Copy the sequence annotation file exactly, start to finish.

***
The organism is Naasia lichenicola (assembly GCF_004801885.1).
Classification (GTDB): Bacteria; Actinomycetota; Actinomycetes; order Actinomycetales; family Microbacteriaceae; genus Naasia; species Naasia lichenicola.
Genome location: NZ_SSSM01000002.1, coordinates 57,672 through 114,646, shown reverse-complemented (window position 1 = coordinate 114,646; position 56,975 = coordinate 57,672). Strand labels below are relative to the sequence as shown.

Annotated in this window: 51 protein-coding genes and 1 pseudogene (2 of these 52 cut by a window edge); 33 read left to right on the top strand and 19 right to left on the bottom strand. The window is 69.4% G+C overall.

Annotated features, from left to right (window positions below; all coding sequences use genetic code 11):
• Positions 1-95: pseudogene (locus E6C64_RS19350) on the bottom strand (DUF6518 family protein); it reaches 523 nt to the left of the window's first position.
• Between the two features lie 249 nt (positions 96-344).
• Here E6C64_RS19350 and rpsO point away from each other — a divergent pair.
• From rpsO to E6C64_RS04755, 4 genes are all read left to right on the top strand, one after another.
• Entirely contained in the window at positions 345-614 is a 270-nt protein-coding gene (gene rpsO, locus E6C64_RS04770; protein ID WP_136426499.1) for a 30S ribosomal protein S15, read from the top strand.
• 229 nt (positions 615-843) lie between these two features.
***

The organism is Naasia lichenicola (assembly GCF_004801885.1).
Classification (GTDB): Bacteria; Actinomycetota; Actinomycetes; order Actinomycetales; family Microbacteriaceae; genus Naasia; species Naasia lichenicola.
Genome location: NZ_SSSM01000002.1, coordinates 57,672 through 114,646, shown reverse-complemented (window position 1 = coordinate 114,646; position 56,975 = coordinate 57,672). Strand labels below are relative to the sequence as shown.

Annotated in this window: 51 protein-coding genes and 1 pseudogene (2 of these 52 cut by a window edge); 33 read left to right on the top strand and 19 right to left on the bottom strand. The window is 69.4% G+C overall.

Annotated features, from left to right (window positions below; all coding sequences use genetic code 11):
• Positions 1-95: pseudogene (locus E6C64_RS19350) on the bottom strand (DUF6518 family protein); it reaches 523 nt to the left of the window's first position.
• Between the two features lie 249 nt (positions 96-344).
• Here E6C64_RS19350 and rpsO point away from each other — a divergent pair.
• From rpsO to E6C64_RS04755, 4 genes are all read left to right on the top strand, one after another.
• Entirely contained in the window at positions 345-614 is a 270-nt protein-coding gene (gene rpsO, locus E6C64_RS04770; protein ID WP_136426499.1) for a 30S ribosomal protein S15, read from the top strand.
• 229 nt (positions 615-843) lie between these two features.